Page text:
2. ^ "Container Detail Page". Our Campaigns. Retrieved December 19, 2017.
  3. ^ "AL Senate Race - Nov 08, 1914". Our Campaigns. Retrieved December 19, 2017.
  4. ^ "AZ US Senate Race - Nov 03, 1914". Our Campaigns. Retrieved December 19, 2017.
  5. ^ "AR US Senate Race - Nov 03, 1914". Our Campaigns. Retrieved December 19, 2017.
  6. ^ "CA US Senate Race - Nov 03, 1914". Our Campaigns. Retrieved December 19, 2017.
  7. ^ "CO US Senate Race - Nov 03, 1914". Our Campaigns. Retrieved December 19, 2017.
  8. ^ "CT US Senate Race - Nov 03, 1914". Our Campaigns. Retrieved December 19, 2017.
  9. ^ "FL US Senate Race - Nov 03, 1914". Our Campaigns. Retrieved December 19, 2017.
  10. ^ "GA US Senate Race - Nov 03, 1914". Our Campaigns. Retrieved December 19, 2017.
  11. ^ "ID US Senate Race - Nov 03, 1914". Our Campaigns. Retrieved December 19, 2017.
  12. ^ "IL US Senate Race - Nov 03, 1914". Our Campaigns. Retrieved December 19, 2017.
  13. ^ "IN US Senate Race - Nov 03, 1914". Our Campaigns. Retrieved December 19, 2017.
  14. ^ "IA US Senate Race - Nov 03, 1914". Our Campaigns. Retrieved December 19, 2017.
  15. ^ "BRISTOW, Joseph Little - Biographical Information". Bioguide.congress.gov. March 3, 1915. Retrieved December 19, 2017.
  16. ^ "KS US Senate Race - Nov 03, 1914". Our Campaigns. Retrieved December 19, 2017.
  17. ^ "KY US Senate Race - Nov 03, 1914". Our Campaigns. Retrieved December 19, 2017.
  18. ^ United States Senators Chosen, 1912, p. 457.
  19. ^ "LA US Senate Race - Nov 03, 1914". Our Campaigns. Retrieved December 19, 2017.
  20. ^ "MD US Senate Race - Nov 03, 1914". Our Campaigns. Retrieved December 19, 2017.
  21. ^ "MO US Senate Race - Nov 03, 1914". Our Campaigns. Retrieved December 19, 2017.
  22. ^ "NV US Senate Race - Nov 03, 1914". Our Campaigns. Retrieved December 19, 2017.
  23. ^ "NH US Senate Race - Nov 03, 1914". Our Campaigns. Retrieved December 19, 2017.
  24. ^ "NC US Senate Race - Nov 03, 1914". Our Campaigns. Retrieved December 19, 2017.
  25. ^ "ND US Senate Race - Nov 03, 1914". Our Campaigns. Retrieved December 19, 2017.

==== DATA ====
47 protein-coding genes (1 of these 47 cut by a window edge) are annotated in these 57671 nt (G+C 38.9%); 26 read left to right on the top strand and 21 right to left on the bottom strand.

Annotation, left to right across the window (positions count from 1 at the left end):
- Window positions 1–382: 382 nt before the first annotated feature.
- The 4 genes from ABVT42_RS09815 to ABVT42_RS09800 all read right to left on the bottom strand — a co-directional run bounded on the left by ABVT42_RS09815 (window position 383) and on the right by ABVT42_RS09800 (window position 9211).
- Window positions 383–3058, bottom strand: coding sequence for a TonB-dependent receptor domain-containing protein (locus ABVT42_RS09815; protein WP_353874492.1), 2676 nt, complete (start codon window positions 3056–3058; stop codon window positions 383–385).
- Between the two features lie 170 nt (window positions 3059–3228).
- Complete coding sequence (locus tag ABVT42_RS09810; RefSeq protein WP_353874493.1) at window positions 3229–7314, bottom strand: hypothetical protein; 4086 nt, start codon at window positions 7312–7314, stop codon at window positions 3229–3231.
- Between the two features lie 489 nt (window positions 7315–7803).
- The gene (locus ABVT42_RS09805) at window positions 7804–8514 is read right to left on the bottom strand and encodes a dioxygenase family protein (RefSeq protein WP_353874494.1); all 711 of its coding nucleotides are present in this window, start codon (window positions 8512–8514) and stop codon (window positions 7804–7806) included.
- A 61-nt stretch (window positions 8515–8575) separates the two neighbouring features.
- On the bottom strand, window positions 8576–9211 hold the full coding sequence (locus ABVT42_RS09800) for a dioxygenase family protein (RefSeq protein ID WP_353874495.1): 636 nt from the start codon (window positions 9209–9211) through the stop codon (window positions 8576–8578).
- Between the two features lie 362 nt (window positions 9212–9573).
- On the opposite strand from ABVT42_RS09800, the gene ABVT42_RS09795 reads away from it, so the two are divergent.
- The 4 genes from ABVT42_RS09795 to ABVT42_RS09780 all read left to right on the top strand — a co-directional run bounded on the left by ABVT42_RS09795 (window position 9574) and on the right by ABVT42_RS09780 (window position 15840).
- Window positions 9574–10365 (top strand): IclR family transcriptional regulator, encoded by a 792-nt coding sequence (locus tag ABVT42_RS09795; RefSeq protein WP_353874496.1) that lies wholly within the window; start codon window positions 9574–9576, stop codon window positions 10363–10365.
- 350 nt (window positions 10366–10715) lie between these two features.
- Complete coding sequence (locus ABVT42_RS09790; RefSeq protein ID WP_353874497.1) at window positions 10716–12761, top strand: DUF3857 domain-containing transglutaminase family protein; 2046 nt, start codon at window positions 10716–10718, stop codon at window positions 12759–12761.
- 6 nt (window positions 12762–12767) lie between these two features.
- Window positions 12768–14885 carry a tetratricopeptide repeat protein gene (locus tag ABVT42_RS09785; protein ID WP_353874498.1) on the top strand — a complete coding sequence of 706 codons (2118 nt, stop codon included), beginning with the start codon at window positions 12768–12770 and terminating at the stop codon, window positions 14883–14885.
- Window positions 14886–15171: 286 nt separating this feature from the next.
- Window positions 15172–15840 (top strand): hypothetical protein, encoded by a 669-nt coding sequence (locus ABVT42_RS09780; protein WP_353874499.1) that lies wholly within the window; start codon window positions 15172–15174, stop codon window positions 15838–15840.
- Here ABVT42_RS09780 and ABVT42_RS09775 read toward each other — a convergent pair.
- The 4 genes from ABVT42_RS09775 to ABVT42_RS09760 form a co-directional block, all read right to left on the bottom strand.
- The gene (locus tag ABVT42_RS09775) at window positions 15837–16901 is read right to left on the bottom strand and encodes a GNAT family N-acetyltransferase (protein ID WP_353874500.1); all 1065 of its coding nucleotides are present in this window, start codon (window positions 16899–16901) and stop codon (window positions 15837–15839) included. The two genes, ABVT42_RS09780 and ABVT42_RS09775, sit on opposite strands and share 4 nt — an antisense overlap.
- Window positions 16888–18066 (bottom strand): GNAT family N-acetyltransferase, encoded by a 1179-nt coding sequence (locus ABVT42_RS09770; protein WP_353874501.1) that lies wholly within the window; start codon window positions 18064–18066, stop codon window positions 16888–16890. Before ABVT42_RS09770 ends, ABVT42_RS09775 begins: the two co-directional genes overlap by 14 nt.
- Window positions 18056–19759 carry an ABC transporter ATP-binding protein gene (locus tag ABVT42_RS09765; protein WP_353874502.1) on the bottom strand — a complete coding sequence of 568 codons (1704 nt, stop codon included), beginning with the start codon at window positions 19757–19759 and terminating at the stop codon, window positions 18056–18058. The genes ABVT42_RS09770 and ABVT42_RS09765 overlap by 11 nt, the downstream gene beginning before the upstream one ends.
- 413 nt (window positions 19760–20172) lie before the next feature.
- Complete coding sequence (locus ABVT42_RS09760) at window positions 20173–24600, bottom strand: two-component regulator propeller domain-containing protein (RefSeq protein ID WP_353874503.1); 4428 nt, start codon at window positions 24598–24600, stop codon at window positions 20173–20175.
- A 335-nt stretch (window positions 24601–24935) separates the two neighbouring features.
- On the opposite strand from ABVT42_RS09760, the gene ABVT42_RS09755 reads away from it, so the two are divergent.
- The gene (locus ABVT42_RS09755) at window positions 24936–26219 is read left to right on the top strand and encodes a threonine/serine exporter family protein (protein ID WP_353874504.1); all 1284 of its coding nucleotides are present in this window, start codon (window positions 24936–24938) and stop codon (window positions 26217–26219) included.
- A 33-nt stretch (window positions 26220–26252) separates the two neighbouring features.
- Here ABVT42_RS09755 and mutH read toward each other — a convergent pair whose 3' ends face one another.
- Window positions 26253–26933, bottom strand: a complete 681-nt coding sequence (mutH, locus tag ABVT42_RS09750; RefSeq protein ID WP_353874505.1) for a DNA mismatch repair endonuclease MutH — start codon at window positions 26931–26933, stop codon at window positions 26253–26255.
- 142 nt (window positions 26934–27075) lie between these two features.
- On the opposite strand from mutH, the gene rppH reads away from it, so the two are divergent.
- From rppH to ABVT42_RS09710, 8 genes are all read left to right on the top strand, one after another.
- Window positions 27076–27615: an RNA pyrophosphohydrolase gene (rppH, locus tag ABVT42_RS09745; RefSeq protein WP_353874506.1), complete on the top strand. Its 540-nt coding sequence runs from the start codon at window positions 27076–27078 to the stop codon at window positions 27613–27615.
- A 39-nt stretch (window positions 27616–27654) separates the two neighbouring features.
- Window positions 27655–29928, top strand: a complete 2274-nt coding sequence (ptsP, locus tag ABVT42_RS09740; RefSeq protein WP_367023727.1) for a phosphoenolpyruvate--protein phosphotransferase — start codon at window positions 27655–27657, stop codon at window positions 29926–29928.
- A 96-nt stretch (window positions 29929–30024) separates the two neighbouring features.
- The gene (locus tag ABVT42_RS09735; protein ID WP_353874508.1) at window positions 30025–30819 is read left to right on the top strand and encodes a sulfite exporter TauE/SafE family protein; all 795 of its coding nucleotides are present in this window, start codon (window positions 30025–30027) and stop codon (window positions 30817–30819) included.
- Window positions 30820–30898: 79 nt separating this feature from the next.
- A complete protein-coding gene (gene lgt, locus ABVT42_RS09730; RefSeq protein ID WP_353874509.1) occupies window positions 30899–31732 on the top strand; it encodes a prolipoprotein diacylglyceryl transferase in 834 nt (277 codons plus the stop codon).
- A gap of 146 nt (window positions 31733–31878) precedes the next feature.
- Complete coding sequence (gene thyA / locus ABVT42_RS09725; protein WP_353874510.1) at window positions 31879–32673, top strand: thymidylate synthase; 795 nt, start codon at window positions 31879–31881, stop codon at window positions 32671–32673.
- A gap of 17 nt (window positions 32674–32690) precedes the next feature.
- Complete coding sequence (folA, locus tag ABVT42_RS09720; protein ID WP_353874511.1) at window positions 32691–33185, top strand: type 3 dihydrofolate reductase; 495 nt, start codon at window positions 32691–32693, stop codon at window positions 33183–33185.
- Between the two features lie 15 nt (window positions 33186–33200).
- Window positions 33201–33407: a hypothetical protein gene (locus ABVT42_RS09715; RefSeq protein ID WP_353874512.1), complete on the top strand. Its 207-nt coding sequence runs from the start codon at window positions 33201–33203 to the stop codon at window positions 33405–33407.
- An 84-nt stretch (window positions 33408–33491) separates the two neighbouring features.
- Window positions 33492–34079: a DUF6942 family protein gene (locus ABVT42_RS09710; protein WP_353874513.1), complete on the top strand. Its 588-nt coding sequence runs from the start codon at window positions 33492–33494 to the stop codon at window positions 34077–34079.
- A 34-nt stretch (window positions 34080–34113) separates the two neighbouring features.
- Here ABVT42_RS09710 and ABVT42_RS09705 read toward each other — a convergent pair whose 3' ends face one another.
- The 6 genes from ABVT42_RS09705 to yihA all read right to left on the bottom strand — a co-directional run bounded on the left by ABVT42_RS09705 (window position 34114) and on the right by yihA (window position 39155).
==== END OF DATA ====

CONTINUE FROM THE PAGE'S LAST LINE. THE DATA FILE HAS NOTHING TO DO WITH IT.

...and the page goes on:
26. ^ "OH US Senate Race - Nov 08, 1914". Our Campaigns. Retrieved December 19, 2017.
  27. ^ "OK US Senate Race - Nov 03, 1914". Our Campaigns. Retrieved December 19, 2017.
  28. ^ "OR US Senate Race - Nov 03, 1914". Our Campaigns. Retrieved December 19, 2017.
  29. ^ "SD US Senate Race - Nov 03, 1914". Our Campaigns. Retrieved December 19, 2017.
  30. ^ "CRAWFORD, Coe Isaac - Biographical Information". Bioguide.congress.gov. Retrieved December 19, 2017.
  31. ^ "UT US Senate 2 Race - Nov 02, 1914". Our Campaigns. Retrieved December 19, 2017.
  32. ^ "VT US Senate Race - Nov 03, 1914". Our Campaigns. Retrieved December 19, 2017.
  33. ^ "WA US Senate Race - Nov 03, 1914". Our Campaigns. Retrieved December 19, 2017.
  34. ^ "WI US Senate Race - Nov 03, 1914". Our Campaigns. Retrieved December 19, 2017.
  35. ^ Byrd, p. 340.
  36. ^ Dubin, Michael J. (1998). United States congressional elections, 1788-1997 : the official results of the elections of the 1st through 105th congresses. Jefferson, NC [u.a.]: McFarland. p. 407. ISBN 0786402830.
  37. ^ a b c d e Dean, John W. (2004). Warren G. Harding (1. ed.). New York: Times Books. pp. 34–37. ISBN 0805069569. 1914 harding hogan.
  38. ^ a b Russell, Francis (1962). The Shadow of Blooming Grove: Warren G. Harding In His Times. Easton Press. ISBN 0-07-054338-0.
  39. ^ "Life Before the Presidency". American President: Warren Gamaliel Harding. American President: A Reference Resource. Retrieved June 12, 2012.

Bibliography[edit]